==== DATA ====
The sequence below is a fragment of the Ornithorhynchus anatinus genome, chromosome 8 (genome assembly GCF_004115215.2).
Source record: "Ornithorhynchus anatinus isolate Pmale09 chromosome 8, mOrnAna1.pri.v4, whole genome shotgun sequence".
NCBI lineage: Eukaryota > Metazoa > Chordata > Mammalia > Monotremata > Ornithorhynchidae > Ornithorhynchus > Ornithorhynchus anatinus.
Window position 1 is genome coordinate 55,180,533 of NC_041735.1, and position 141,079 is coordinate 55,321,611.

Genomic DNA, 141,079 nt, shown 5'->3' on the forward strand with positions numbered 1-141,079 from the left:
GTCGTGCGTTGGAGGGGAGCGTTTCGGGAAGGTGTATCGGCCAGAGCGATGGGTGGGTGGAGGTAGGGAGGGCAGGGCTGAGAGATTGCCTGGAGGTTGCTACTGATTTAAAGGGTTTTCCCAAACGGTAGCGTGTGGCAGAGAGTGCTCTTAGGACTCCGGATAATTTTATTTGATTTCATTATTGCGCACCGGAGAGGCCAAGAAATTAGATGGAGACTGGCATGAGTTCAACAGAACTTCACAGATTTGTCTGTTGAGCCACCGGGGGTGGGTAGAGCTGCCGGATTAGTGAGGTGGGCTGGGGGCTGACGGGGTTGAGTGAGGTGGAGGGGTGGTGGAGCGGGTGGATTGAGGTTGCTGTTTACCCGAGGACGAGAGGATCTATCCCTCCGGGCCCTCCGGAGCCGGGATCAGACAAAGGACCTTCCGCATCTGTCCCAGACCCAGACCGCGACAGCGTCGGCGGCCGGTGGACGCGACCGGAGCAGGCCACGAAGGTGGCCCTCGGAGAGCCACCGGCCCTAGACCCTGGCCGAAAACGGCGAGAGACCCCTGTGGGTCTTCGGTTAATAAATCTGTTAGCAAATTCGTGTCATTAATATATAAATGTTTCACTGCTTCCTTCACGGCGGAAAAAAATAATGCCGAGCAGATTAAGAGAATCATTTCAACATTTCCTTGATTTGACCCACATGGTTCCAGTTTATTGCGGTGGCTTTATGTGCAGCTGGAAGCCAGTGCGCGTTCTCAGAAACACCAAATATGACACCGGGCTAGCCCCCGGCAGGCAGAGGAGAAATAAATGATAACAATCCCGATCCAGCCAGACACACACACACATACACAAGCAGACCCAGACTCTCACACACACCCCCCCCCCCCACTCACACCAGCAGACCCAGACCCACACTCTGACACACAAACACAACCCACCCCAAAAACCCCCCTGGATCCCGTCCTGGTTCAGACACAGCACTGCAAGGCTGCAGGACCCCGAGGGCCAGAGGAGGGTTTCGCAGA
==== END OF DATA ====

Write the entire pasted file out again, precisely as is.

The sequence below is a fragment of the Ornithorhynchus anatinus genome, chromosome 8 (genome assembly GCF_004115215.2).
Source record: "Ornithorhynchus anatinus isolate Pmale09 chromosome 8, mOrnAna1.pri.v4, whole genome shotgun sequence".
NCBI lineage: Eukaryota > Metazoa > Chordata > Mammalia > Monotremata > Ornithorhynchidae > Ornithorhynchus > Ornithorhynchus anatinus.
Window position 1 is genome coordinate 55,180,533 of NC_041735.1, and position 141,079 is coordinate 55,321,611.

Genomic DNA, 141,079 nt, shown 5'->3' on the forward strand with positions numbered 1-141,079 from the left:
GTCGTGCGTTGGAGGGGAGCGTTTCGGGAAGGTGTATCGGCCAGAGCGATGGGTGGGTGGAGGTAGGGAGGGCAGGGCTGAGAGATTGCCTGGAGGTTGCTACTGATTTAAAGGGTTTTCCCAAACGGTAGCGTGTGGCAGAGAGTGCTCTTAGGACTCCGGATAATTTTATTTGATTTCATTATTGCGCACCGGAGAGGCCAAGAAATTAGATGGAGACTGGCATGAGTTCAACAGAACTTCACAGATTTGTCTGTTGAGCCACCGGGGGTGGGTAGAGCTGCCGGATTAGTGAGGTGGGCTGGGGGCTGACGGGGTTGAGTGAGGTGGAGGGGTGGTGGAGCGGGTGGATTGAGGTTGCTGTTTACCCGAGGACGAGAGGATCTATCCCTCCGGGCCCTCCGGAGCCGGGATCAGACAAAGGACCTTCCGCATCTGTCCCAGACCCAGACCGCGACAGCGTCGGCGGCCGGTGGACGCGACCGGAGCAGGCCACGAAGGTGGCCCTCGGAGAGCCACCGGCCCTAGACCCTGGCCGAAAACGGCGAGAGACCCCTGTGGGTCTTCGGTTAATAAATCTGTTAGCAAATTCGTGTCATTAATATATAAATGTTTCACTGCTTCCTTCACGGCGGAAAAAAATAATGCCGAGCAGATTAAGAGAATCATTTCAACATTTCCTTGATTTGACCCACATGGTTCCAGTTTATTGCGGTGGCTTTATGTGCAGCTGGAAGCCAGTGCGCGTTCTCAGAAACACCAAATATGACACCGGGCTAGCCCCCGGCAGGCAGAGGAGAAATAAATGATAACAATCCCGATCCAGCCAGACACACACACACATACACAAGCAGACCCAGACTCTCACACACACCCCCCCCCCCCACTCACACCAGCAGACCCAGACCCACACTCTGACACACAAACACAACCCACCCCAAAAACCCCCCTGGATCCCGTCCTGGTTCAGACACAGCACTGCAAGGCTGCAGGACCCCGAGGGCCAGAGGAGGGTTTCGCAGA